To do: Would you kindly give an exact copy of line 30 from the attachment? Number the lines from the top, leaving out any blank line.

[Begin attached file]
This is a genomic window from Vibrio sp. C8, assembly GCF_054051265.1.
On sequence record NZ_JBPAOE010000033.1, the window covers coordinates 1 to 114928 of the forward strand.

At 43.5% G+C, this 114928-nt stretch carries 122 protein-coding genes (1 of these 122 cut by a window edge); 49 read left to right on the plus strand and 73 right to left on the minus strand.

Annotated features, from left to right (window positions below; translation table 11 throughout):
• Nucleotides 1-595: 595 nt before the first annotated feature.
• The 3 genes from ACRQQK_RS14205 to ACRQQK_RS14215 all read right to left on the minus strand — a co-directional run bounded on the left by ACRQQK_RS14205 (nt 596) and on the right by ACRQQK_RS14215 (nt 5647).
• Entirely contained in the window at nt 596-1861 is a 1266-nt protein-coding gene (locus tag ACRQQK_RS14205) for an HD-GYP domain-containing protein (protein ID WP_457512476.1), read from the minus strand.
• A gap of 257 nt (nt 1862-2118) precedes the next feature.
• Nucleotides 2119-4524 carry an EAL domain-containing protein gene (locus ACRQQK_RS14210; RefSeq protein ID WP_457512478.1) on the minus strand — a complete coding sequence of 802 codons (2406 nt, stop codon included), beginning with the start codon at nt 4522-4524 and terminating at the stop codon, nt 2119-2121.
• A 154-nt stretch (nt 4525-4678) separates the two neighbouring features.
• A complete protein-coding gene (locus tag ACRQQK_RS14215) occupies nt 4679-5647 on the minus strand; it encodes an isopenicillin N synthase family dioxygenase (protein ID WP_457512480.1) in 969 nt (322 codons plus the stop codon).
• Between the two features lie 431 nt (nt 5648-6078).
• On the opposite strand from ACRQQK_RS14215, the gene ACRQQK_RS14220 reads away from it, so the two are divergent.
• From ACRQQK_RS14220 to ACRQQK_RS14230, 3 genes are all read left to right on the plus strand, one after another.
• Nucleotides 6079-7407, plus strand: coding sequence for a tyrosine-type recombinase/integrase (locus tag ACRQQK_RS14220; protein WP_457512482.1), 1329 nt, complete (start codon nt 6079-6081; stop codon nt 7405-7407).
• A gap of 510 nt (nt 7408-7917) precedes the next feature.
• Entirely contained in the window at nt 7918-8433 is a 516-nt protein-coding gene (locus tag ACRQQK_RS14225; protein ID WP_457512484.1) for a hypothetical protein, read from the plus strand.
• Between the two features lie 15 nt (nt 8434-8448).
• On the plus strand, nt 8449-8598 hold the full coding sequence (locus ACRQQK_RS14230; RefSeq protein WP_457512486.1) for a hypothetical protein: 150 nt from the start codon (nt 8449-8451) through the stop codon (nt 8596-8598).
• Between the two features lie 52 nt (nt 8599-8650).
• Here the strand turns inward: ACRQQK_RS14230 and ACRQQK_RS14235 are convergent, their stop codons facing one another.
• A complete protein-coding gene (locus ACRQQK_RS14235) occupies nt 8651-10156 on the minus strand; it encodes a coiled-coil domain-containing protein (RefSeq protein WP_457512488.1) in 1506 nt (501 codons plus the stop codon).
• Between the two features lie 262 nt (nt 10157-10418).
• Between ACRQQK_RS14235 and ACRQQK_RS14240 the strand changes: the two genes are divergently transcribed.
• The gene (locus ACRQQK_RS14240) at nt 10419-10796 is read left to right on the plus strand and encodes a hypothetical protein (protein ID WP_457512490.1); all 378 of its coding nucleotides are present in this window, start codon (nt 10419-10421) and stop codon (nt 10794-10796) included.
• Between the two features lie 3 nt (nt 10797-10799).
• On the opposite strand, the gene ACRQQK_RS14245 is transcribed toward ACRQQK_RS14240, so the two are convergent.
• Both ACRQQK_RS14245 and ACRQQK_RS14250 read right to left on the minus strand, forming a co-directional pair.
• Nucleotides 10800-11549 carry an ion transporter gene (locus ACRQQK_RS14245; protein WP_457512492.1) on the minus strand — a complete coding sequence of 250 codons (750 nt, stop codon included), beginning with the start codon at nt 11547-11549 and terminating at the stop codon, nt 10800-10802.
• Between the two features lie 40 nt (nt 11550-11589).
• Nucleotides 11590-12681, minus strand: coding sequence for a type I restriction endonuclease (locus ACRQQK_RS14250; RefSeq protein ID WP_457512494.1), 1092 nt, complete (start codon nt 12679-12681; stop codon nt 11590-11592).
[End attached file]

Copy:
• Between the two features lie 40 nt (nt 11550-11589).